Learn About Photography by Watching Castle

Are you familiar with the show Castle? If you said yes, great! If you said no, let me tell you about it! It's a murder-mystery show with some comedy, following a best selling novelist, Richard Castle, whose friendship with NYC's mayor allowed him to help with cases for the NYPD.

At this point, you're probably asking what the show, Castle, has to do with improving and learning photography. To answer you, there's a lot you can learn about watching this show. Castle is filmed very steadily and employs a good amount of photo techniques hidden in the filming angles. Simply pausing any part of the show will result in a good photo. Check it out here to see what I'm talking about.

One very important piece to Castle is mood lighting. This is what makes their show and stills exquisite. It's a show about solving murder, so you won't be seeing much happy and bright filming. 

When I first started watching Castle, I watched it to de-stress myself. One day, I was scrolling the television channels looking for something to watch, and there it was, on the SPACE channel, playing. I liked it right away, the music, the comedy, the characters,  and the writing. It was a nice show to sit back and relax to. To this day I have watched all seasons of Castle at least 3 times. I still look forward to watching each episode, despite having already watched it multiple times (it plays the same episode twice daily).

With multiple episodes of Castle watched, I started focusing on the details of the show, which included its filming techniques. I learned a lot by focusing on how the show was being filmed, and it helped me improve my own filming technique. So I was excited when I thought of this cool and interesting blog post.  What better way to learn about a topic, that's taught in the most standard and basic way, then by watching Castle!

Get ready to (literally) watch and learn!  But first, read..

1. Foreground Blur Makes Your Photo Gorgeous

Castle has a lot of foreground scenes where the person closest to camera is blurred out while only focusing on the people in the background. It is a very gorgeous way to capture an picture. It's creative and maintains a professional look because you see it on a large selection of television shows you might watch. The use of foreground blur is not exclusive to just Castle, thousands of television shows use this technique. I just like how Castle is filmed better.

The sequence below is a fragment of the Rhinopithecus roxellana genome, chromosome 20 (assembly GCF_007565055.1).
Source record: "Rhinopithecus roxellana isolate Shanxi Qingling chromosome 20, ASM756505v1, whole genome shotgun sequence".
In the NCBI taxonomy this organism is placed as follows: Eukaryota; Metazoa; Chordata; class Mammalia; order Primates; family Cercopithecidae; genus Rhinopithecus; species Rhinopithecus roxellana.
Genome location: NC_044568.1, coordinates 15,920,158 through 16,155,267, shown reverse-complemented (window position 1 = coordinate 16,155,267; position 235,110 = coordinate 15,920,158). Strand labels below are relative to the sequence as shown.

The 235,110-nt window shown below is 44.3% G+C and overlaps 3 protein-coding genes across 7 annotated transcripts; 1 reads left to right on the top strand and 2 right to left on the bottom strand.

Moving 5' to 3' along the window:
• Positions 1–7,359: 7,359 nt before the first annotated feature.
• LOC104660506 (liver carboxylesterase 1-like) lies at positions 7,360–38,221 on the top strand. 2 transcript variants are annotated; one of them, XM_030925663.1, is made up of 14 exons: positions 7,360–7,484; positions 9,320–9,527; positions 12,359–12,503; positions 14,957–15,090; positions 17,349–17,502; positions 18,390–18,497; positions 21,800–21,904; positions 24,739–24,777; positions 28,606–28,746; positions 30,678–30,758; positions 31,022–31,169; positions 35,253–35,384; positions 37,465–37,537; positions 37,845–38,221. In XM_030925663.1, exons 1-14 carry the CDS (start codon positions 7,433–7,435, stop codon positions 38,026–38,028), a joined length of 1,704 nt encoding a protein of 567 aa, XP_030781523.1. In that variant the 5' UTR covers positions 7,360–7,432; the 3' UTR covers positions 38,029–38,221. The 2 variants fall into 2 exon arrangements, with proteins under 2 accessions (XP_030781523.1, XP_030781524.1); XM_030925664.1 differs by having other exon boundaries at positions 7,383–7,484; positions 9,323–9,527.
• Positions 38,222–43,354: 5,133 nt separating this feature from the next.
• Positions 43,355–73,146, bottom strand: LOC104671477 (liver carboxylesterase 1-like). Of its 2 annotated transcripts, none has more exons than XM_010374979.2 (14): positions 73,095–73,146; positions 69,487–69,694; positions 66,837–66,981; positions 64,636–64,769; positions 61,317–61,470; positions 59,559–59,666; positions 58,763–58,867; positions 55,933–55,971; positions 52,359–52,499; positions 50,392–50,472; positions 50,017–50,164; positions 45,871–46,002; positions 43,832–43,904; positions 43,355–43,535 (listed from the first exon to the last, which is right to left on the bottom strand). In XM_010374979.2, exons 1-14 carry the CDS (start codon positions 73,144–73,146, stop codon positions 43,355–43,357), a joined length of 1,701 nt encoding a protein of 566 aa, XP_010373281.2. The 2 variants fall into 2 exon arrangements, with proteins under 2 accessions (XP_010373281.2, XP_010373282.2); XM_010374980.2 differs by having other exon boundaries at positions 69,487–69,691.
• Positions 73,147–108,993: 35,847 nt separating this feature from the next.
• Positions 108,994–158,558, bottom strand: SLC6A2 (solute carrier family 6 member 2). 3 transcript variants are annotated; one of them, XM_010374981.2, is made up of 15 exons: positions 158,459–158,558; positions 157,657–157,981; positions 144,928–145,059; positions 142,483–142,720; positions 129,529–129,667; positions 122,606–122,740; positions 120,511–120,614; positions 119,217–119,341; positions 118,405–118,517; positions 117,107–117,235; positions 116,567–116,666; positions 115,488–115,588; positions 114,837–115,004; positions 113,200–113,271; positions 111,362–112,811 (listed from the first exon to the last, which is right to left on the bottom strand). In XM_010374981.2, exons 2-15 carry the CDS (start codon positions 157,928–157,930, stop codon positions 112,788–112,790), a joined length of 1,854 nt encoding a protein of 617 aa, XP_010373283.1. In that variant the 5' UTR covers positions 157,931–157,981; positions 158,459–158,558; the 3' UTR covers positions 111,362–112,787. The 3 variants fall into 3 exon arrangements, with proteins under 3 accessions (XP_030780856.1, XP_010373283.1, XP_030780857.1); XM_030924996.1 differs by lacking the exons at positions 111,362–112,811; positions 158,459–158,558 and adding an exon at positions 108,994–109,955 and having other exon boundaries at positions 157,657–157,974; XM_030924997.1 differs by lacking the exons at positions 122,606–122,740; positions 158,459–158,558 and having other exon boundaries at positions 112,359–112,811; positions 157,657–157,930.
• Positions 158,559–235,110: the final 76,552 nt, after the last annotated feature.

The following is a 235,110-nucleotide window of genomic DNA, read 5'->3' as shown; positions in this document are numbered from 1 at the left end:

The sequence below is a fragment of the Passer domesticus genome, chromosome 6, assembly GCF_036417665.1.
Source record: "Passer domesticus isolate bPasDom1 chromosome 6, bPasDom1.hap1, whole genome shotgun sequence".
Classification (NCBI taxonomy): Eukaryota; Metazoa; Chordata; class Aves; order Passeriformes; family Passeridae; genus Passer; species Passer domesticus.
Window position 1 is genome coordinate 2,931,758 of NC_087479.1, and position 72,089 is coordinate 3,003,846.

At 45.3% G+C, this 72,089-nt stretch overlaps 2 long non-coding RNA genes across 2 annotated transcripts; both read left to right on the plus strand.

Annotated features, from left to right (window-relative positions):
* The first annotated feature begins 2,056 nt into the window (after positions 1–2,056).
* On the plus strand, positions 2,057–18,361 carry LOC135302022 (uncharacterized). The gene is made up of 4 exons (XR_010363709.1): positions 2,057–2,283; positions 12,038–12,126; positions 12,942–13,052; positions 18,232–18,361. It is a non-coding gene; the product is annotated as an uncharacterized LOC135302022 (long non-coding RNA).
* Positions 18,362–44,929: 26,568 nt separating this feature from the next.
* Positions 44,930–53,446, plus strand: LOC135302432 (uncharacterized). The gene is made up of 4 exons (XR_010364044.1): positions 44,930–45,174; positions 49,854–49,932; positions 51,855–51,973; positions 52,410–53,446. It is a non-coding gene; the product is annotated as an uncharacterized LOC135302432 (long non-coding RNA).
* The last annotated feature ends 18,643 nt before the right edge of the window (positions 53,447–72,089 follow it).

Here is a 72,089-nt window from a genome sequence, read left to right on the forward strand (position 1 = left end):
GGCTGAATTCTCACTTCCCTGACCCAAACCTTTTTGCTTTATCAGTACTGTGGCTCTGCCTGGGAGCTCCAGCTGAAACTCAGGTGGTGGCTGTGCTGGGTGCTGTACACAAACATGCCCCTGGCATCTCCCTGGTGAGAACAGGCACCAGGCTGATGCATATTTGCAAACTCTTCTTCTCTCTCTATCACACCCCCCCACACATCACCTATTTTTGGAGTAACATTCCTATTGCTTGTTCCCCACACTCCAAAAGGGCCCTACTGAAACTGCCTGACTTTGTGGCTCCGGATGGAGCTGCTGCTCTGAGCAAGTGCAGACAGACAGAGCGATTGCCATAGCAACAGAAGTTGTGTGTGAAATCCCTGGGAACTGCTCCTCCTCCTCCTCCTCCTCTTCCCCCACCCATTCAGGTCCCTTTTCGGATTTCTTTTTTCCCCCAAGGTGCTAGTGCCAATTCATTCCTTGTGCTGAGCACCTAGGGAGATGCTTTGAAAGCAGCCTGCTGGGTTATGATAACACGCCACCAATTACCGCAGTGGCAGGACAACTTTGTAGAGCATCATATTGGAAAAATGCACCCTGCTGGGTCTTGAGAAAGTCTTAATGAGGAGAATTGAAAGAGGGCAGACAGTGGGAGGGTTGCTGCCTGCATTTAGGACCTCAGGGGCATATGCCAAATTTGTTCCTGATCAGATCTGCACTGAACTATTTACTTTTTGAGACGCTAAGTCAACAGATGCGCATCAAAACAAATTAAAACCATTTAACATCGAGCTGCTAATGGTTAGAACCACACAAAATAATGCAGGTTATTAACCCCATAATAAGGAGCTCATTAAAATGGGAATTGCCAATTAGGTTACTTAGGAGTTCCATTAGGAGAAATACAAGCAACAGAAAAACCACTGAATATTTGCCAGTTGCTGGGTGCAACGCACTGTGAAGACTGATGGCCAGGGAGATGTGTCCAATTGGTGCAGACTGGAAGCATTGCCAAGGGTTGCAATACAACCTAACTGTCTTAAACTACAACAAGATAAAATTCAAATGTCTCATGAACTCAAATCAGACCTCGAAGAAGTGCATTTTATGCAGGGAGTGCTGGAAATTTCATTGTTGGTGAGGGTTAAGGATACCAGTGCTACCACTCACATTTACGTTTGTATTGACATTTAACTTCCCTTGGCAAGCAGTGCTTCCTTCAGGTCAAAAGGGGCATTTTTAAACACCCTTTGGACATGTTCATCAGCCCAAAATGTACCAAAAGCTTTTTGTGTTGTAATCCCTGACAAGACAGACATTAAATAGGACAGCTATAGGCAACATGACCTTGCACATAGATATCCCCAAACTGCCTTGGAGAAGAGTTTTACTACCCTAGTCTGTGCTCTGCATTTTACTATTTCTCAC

Examples on how to capture foreground blur, Castle style. 

find two people in an intimate/annoying convo>>move behind said person talking >>snap reaction picture>> OR VICE VERSA>> BAM YOU'RE DONE.

www.razorfine.com

www.razorfine.com

Let's chat a little about "moving behind said person". The way in which you move behind a person is very important. You shouldn't position yourself directly behind them, use the rule of thirds. It puts most of the focus on the person behind the person you're behind. LOL. Allowing a little bit of foreground creates asymmetrical balance.

We should also discuss capturing reaction from the other person. When you want to get that perfect reaction caught on camera, you should snap the pic within a split second of the last word you know is the most shock-worthy. 

2. Leading the Eyes with lines..

Many of you know about this technique. The one where the use of lines plays a role in the outcome of the picture, creating a balance and sometimes straight and symmetrical feel. 

tv.com

tv.com

You can use lines any way you like, as long as it leads you or shows a difference. In this case (HA!), you see the police tape cutting across their chests. At first, I focus on tape and it leads me but then I start to look at the bigger picture and it almost feels like two different pictures because the tape has cut them off, to say. 

This type of technique is mostly seen as clean-cut, very simplistic images but their are no solid rules for this. You can use lines in messy, cluttered areas too.

3. They were FRAMED!

You can use the framing technique (like the photo below) to creatively frame your image. Take a look at this example.

castletv.net

castletv.net

This is a great example of framing! I think it's important to mix up your shots/photos with different angles and this one does a really good job of creating an interesting use of the human body posing, and not to mention, it gives it more depth and story.

That's all folks..

...for now. I'm sure there are more hidden photo techniques hidden in this awesome show. But for now, I will stop here. I want to leave you with this last thought though. When you do get around to watching Castle, focus on each scene and snap a picture with your eyes. The more you do that, the better the photographer you'll be. Photography is very much apart of film than you think!